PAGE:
• Sometimes ministry challenges seem impossible to hurdle. Faith gives us the courage, however, to confront those impossible challenges.

  1. Faith requires sacrifice.
    • In verses 17-19 God asks Abraham to do the incredible, to sacrifice his promised son. Abraham had never seen a resurrection but reasoned that God must be able to raise him from the dead. Unknown to Abraham, God had other plans all along (He had prepared another sacrifice). But his faith prompted him to act sacrificially. Healthy leaders recognize that leadership often requires great sacrifice.
  1. Faith enables perseverance.
    • In verses 32-35 Hebrews lists the incredible successes of several biblical heroes who exercised faith. By human standards the heroes in this list were true winners.
    • Fortunately the writer doesn’t end this chapter there. He pivots to a new list, a list of those who also exercised great faith but experienced horrible difficulties. Yet, These were all commended for their faith, yet none of them received what had been promised (v 39).
    • Sometimes we lead at our best yet see little or no progress, experience great heartache, and feel like giving up. During those times, perhaps the supreme mark of genuine faith is our courage in the face of such difficulties.

Every leader must lead with great faith. Those who have gone before us model what it means to lead with such faith.

What have you learned about faith and leadership?

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[1] Hughes, R. K. (1993). Hebrews: an anchor for the soul (Vol. 2, p. 100). Wheaton, IL: Crossway Books.

 

Is Skipping Church Good for your Soul?

I’m a pastor. Pastors are supposed to go to church. So I go to church, several times each week. I’ve done that for decades. I can count on one hand the number of times I’ve missed church by choice. But one weekend I added to that handful of misses. I skipped church. Was skipping church that day helpful or hurtful? Read on and you decide.

truant

My daughter had come to visit us over the Labor Day weekend and I scheduled one of our other pastors to preach at the weekend services. We took a long weekend at a lake house about 50 miles from our home.

The last time we took a long weekend we all went to church, a very boring one. This time however, I simply decided I wouldn’t go. To be frank, I felt a tinge of guilt because my wife will tell you I’m always the one pushing us to go to church while on vacation.

But for some odd reason, I didn’t push us this time.

So what did I do that Sunday morning? I sat in a swing and read my bible. I cut some dead limbs off a tree. I chatted with a neighbor. I exercised on my treadmill. I practiced the art of ‘slowing.’ And I really liked it.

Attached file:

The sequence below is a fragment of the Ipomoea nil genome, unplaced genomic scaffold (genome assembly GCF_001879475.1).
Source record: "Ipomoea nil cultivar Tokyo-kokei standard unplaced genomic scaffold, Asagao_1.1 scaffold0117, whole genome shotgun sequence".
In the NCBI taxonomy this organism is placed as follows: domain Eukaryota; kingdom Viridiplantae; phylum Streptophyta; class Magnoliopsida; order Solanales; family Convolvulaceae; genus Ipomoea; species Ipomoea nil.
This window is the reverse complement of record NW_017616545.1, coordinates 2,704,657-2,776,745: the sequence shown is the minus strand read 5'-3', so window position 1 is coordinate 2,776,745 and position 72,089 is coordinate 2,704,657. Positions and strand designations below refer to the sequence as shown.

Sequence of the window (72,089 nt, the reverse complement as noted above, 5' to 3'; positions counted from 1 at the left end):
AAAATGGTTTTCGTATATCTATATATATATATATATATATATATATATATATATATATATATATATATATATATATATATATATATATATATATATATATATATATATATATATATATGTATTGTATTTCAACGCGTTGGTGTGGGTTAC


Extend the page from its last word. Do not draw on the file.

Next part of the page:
Although I’m deeply committed to the local church and won’t make skipping a habit, I leaned a few valuable lessons.

  1. Skipping church reminded me that pastors’ schedules keep us from normal weekends that most families experience. Sundays (and Saturdays if you hold services) are our biggest work days. But, it’s not all about me and I will gladly stay faithful to God’s calling.
  2. Those not in pastoral leadership roles will never understand this sacrificial part of our profession because when they want to skip church, they easily do with no repercussions. And when they do, most don’t even think twice about skipping.
  3. An occasional ‘break from the Sunday routine’ can refresh a soul and help avoid pastoral burnout.
  4. I now truly understand how hard it would be for someone who has seldom attended church to give up his or her Sunday mornings and start attending. I really enjoyed having that Sunday free.
  5. Number 4 above reminded me that we pastors must craft compelling, Spirit-led services if we are to entice the unchurched to attend and keep attending. What they experience at church must be worth the price of giving up their relaxing mornings at home, at the lake, or at the ballpark. We may only get one shot.
  6. Pastors need  a sabbath too. Since Sundays aren’t ours, we must prioritize another day for rest. I now take Saturdays off and I was reminded that I must truly rest on that day.

If you’ve ever played hookey from church, I’d love to hear what you learned.